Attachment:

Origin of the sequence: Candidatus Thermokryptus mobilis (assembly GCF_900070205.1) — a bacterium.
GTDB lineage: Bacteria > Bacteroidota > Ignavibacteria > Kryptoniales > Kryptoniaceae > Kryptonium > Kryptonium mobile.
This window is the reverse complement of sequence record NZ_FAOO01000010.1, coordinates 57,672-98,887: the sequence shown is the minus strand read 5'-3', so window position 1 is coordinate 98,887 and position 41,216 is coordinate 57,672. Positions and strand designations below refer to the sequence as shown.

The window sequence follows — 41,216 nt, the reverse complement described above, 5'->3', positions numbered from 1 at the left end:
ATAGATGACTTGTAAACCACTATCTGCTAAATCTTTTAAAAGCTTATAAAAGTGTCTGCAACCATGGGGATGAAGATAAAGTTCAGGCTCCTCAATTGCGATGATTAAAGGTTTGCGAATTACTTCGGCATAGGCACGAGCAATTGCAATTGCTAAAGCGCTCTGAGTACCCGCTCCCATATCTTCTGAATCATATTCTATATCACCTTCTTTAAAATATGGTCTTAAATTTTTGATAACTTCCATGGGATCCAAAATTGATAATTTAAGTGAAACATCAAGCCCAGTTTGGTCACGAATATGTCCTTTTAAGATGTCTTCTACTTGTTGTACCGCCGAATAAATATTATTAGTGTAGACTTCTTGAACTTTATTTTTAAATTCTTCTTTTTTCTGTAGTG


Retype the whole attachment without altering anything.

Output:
Origin of the sequence: Candidatus Thermokryptus mobilis (assembly GCF_900070205.1) — a bacterium.
GTDB lineage: Bacteria > Bacteroidota > Ignavibacteria > Kryptoniales > Kryptoniaceae > Kryptonium > Kryptonium mobile.
This window is the reverse complement of sequence record NZ_FAOO01000010.1, coordinates 57,672-98,887: the sequence shown is the minus strand read 5'-3', so window position 1 is coordinate 98,887 and position 41,216 is coordinate 57,672. Positions and strand designations below refer to the sequence as shown.

The window sequence follows — 41,216 nt, the reverse complement described above, 5'->3', positions numbered from 1 at the left end:
ATAGATGACTTGTAAACCACTATCTGCTAAATCTTTTAAAAGCTTATAAAAGTGTCTGCAACCATGGGGATGAAGATAAAGTTCAGGCTCCTCAATTGCGATGATTAAAGGTTTGCGAATTACTTCGGCATAGGCACGAGCAATTGCAATTGCTAAAGCGCTCTGAGTACCCGCTCCCATATCTTCTGAATCATATTCTATATCACCTTCTTTAAAATATGGTCTTAAATTTTTGATAACTTCCATGGGATCCAAAATTGATAATTTAAGTGAAACATCAAGCCCAGTTTGGTCACGAATATGTCCTTTTAAGATGTCTTCTACTTGTTGTACCGCCGAATAAATATTATTAGTGTAGACTTCTTGAACTTTATTTTTAAATTCTTCTTTTTTCTGTAGTG